Today’s Headlines: Helpful Advances in Hearts, Birth Order, and Migraines

Men and women’s hearts are different. A new study found as men and women age their hearts react differently to the aging process. “The study focused on one heart chamber, the left ventricle, which pumps oxygenated blood out of the heart into the body. As people age, the left ventricle declines in its capacity to pump blood. But the researchers found that this decline happens differently depending on a person’s sex: In men, the heart muscle around the chamber grows larger and thicker with age, while in women the muscle maintains its size or gets smaller, the researchers found.” This may change the way that doctors approach heart treatments for things such as heart failure. For example, providing medication for heart failure that decreases thickness in the heart is helpful for men but not women: with this new knowledge doctors may now be able to customize treatments based off of gender-specific needs. (Fox)

Stereotypes for oldest, middle, and youngest children may not be backed by scientific fact. For years stereotypes have pervaded birth order—oldest is bossy, middle is rambunctious, youngest is spoiled—but now science is saying those personality traits don’t necessarily hold true. “Surveys included questions about a person’s birth order in addition to their IQ, their self-reported intelligence, and five standard aspects of personality: extroversion, emotional stability, agreeableness, conscientiousness and imagination. The researchers noticed that, in line with plenty of earlier research, oldest kids scored higher on intelligence tests, with slightly declining IQ as one gets further down sibling ranks. The rest of the data, however, showed weak statistical significance when it came to how birth order influenced those five measures of personality.” The study didn’t necessarily shut down the birth-order theory for good, but it did raise more questions and need for additional research. (Time)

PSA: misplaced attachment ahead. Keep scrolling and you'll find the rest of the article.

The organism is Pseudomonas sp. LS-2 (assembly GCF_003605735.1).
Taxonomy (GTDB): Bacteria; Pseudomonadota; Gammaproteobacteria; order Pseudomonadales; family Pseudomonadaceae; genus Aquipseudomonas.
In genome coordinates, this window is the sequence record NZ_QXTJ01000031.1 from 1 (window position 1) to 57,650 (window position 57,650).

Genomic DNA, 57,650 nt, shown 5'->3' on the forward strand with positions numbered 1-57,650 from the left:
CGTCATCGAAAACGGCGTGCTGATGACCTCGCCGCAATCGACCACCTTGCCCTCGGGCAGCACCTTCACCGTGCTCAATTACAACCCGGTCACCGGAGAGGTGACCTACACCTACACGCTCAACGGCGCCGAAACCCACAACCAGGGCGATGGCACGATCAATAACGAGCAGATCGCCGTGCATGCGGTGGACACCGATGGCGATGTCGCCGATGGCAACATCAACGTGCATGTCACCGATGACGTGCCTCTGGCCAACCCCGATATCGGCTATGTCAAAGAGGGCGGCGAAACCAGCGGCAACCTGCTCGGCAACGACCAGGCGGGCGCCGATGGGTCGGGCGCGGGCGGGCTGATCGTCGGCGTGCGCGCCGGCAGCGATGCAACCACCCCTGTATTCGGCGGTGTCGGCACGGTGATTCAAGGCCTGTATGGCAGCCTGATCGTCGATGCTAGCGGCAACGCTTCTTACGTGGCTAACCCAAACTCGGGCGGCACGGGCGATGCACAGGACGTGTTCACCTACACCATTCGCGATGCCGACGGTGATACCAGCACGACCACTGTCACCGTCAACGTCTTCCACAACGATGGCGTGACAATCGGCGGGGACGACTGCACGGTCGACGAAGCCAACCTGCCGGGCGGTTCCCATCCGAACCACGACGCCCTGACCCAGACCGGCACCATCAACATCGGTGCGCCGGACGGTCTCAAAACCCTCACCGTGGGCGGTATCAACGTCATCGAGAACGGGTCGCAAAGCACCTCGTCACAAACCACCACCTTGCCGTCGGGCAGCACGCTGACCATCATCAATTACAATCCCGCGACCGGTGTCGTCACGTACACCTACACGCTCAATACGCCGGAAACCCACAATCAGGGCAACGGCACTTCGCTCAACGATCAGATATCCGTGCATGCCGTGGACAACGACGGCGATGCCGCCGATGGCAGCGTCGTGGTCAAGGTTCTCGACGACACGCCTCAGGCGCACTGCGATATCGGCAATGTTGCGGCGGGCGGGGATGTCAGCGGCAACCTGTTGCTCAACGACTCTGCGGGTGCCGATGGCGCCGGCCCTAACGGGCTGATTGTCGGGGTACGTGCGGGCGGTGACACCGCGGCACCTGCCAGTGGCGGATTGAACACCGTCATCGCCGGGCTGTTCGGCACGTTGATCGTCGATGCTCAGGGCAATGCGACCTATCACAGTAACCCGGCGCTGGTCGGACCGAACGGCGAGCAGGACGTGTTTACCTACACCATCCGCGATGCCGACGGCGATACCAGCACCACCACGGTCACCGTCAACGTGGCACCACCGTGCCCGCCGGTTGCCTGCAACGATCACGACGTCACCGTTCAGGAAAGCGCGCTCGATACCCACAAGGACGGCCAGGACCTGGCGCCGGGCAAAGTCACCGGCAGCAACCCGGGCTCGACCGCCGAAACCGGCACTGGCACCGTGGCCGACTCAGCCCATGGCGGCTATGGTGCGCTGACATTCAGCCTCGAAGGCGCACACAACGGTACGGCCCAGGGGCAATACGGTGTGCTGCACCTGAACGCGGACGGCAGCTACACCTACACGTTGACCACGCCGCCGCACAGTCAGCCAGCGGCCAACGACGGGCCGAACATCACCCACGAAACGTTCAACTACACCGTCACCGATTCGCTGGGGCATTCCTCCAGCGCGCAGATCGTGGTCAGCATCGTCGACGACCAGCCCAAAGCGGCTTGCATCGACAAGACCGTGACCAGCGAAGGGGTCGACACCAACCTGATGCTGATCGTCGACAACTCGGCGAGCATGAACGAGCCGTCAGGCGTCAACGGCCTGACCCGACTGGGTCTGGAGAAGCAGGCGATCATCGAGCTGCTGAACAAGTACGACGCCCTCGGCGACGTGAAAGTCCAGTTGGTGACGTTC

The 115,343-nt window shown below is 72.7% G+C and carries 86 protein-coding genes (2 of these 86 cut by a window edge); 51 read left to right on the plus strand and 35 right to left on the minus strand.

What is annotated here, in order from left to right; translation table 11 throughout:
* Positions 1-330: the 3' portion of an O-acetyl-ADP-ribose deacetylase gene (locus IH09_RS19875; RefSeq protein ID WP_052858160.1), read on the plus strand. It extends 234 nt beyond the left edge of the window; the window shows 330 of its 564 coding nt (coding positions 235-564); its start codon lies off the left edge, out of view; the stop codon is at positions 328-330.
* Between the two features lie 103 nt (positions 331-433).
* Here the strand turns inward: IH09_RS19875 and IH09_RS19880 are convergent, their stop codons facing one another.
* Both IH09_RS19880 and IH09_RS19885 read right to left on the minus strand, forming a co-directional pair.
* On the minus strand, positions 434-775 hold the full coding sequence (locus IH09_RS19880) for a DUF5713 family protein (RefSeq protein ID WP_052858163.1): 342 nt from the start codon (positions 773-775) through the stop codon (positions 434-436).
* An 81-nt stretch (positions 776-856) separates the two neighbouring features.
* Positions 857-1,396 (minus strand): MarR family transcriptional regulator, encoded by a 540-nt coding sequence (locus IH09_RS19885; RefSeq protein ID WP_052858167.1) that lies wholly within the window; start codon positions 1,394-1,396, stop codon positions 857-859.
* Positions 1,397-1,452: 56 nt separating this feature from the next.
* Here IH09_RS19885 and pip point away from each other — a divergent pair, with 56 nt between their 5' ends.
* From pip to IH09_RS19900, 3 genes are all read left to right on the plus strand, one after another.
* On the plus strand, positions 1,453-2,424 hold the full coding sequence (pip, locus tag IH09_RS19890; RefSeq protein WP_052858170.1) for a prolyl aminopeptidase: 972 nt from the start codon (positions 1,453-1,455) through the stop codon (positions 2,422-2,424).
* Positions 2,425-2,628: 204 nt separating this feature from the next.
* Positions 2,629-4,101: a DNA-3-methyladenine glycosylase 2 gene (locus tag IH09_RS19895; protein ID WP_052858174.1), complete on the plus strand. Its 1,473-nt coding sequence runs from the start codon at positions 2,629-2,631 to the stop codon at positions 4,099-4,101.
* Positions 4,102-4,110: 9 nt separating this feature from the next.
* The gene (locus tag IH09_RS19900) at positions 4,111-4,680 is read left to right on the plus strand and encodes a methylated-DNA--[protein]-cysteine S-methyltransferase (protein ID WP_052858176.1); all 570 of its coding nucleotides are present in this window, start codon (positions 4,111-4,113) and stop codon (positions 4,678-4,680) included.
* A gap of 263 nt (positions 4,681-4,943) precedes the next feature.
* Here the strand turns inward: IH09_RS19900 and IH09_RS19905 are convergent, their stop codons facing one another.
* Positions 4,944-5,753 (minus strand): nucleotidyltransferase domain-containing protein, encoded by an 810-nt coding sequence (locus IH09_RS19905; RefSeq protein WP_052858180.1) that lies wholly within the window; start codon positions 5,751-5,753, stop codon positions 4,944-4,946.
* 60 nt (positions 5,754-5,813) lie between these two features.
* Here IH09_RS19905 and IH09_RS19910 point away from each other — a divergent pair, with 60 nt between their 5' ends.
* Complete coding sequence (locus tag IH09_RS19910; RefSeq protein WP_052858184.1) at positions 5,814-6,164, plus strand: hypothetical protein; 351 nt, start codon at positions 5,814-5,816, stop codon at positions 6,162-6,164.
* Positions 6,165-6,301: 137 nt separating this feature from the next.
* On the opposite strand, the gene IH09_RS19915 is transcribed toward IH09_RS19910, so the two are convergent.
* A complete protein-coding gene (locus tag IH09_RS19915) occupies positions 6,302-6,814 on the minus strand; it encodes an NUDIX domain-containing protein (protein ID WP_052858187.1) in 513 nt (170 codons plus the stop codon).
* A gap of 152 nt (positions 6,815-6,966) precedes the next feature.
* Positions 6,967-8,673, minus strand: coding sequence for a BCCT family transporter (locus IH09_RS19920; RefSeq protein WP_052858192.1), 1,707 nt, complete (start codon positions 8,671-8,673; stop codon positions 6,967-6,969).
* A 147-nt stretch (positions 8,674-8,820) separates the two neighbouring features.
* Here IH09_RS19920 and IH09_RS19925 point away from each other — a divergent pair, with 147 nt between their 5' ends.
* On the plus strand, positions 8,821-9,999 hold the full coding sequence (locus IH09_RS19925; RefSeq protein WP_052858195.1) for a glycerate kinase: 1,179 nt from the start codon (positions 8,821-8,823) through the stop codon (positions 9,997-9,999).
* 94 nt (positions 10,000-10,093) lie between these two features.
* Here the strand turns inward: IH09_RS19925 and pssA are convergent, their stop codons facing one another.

Mint may help your migraines. It’s not proven or known how exactly mint helps headaches and migraines but in a recent study it was found as a potential solution. “One rigorously designed study found peppermint oil applied to the forehead and temples was effective for tension headaches. A study published earlier this year found a menthol gel helped ease migraines, but the work is preliminary and some scientists warn that migraine patients may be highly sensitive to smell during an attack, making a minty aroma potentially unpleasant.” The researchers added that one advantage of mint is that it does not usually cause relapses in pain like over-the-counter drugs can when used as headache remedies. (WSJ)